If a dead body is not preserved in some way, the odour should appear within a few days. Dead tissue emits a powerful odour because it is extremely poisonous and unpleasant to the senses. The quality of life for those who live close to the burial place would undoubtedly be impacted by the smell if an animal is not properly buried.

  • Home to germs and insects

After an animal dies, its body starts to deteriorate. In addition to being exceptionally offensive, the strong smell attracts numerous insects that use the dead body as a source of food. These insects are very likely to carry diseases and germs after passing over a dead body. This may be transmitted to food if they come in contact with it.


Should you bury your dog in the garden?

Home burial is a simple and easy way to take care of your pet’s dead body. If your pet dies of a disease, burying it in your garden can spread the disease to other animals or even humans. Thus, it is better to ask your vet before burying your dog in your garden. Moreover, you should also abide by the laws of the local government.

How do you bury a dog without it smelling?

The general rule of thumb is to bury your dog at a depth of at least three feet or 1 meter below the ground, which helps prevent scavengers from digging up the grave and also helps prevent the odour from reaching the surface.

What is the best way to bury a dog?

Your dog should be buried in something that is breathable and biodegradable like a towel, blanket, wooden, wicker or cardboard coffin. Avoid making a casket out of anything plastic or that is sealed in an air-tight way. Do not bury your dog in a plastic bag or anything else that is non-breathable and non-biodegradable.

How soon should a dog be buried?

The body will start to decompose quickly, usually within a day, so you may want to bury the body as soon as possible. If you need to keep the body in your home, you can wrap the body and put it in the refrigerator, though you still need to take action within a day.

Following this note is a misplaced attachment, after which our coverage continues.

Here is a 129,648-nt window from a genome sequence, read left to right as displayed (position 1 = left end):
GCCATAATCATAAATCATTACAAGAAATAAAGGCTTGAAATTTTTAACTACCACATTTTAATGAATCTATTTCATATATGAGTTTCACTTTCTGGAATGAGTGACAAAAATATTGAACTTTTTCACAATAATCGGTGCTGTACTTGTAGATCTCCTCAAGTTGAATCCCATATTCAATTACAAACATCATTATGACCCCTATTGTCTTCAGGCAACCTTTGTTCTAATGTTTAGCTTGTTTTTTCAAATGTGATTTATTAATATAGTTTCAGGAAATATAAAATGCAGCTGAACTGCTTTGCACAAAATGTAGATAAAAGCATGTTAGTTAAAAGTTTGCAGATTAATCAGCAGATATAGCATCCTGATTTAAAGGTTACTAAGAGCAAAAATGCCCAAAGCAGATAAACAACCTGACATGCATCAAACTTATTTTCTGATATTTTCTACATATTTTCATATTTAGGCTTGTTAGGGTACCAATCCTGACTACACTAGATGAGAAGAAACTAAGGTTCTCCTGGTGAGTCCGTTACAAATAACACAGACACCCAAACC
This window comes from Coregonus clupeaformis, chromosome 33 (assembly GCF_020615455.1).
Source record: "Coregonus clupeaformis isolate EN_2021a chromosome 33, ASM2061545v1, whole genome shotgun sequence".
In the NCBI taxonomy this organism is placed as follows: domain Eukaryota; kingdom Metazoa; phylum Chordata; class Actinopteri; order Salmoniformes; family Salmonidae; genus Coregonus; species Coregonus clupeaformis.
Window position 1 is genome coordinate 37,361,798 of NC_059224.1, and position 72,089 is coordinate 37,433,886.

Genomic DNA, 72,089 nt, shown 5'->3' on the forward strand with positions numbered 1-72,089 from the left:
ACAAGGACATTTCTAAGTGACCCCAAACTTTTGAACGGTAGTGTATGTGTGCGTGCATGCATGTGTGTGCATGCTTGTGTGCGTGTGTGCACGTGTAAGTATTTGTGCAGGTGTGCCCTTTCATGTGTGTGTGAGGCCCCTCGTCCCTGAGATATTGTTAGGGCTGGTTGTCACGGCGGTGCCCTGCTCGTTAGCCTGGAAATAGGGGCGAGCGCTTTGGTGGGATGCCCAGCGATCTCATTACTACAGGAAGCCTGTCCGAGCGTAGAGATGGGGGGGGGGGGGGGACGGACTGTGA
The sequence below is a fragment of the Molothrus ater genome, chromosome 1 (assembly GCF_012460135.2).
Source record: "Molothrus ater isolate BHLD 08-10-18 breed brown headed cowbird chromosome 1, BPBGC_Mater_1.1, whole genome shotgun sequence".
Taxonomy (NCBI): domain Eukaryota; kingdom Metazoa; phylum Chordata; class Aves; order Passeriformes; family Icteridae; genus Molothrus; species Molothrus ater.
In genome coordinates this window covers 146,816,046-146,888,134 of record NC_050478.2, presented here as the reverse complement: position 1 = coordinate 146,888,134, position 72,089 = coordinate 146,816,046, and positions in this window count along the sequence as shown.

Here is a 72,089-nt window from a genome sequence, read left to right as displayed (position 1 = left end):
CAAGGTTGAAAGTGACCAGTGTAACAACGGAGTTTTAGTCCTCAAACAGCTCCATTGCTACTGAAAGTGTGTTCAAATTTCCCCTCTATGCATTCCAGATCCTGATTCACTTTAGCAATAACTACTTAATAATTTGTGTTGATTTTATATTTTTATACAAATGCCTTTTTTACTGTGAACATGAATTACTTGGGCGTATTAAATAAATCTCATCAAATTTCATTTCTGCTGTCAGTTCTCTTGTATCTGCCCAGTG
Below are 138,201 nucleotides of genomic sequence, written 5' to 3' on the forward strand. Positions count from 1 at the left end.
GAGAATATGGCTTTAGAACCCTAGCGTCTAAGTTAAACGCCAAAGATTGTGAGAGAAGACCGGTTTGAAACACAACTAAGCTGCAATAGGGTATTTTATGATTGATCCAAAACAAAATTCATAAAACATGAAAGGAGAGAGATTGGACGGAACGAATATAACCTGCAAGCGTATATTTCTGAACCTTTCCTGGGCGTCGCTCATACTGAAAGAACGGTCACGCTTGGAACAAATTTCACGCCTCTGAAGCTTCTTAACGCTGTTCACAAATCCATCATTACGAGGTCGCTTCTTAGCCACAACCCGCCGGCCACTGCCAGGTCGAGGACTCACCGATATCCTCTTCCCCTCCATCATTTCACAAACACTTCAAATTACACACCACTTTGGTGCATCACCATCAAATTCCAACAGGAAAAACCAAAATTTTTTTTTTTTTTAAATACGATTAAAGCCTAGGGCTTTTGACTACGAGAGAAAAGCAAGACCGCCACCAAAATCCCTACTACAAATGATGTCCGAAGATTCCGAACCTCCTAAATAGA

Final Goodbye

The death of a pet is a tragic incident and it is important to cope with the loss and pain. At this moment you may also want to keep the pet close to you and bury him in your garden. but, remember it is not always possible. Your vet πŸ‘©β€βš•οΈ may guide you through the process.

It is crucial that you think wisely and decide about what to do with the pet’s body. if you can’t bury the dog in your garden, there are other options to consider too. You spend a great time together and your dog has left pawprints on your heart! Now it’s time for a goodbye! πŸ™‹β€β™€οΈπŸΆ


  1. Animal burials: prevent groundwater pollution. (2022, April 1). GOV.UK.
  2. Animal carcass disposal. (n.d.). American Veterinary Medical Association. AVMA.
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Jacob Kay
Jacob Kay is a Veterinary Advisor and Editor at WWD. He’s also a dog lover and has two pet dogs of his own. He has extensive knowledge in the field of veterinary medicine and is always happy to share his insights with others.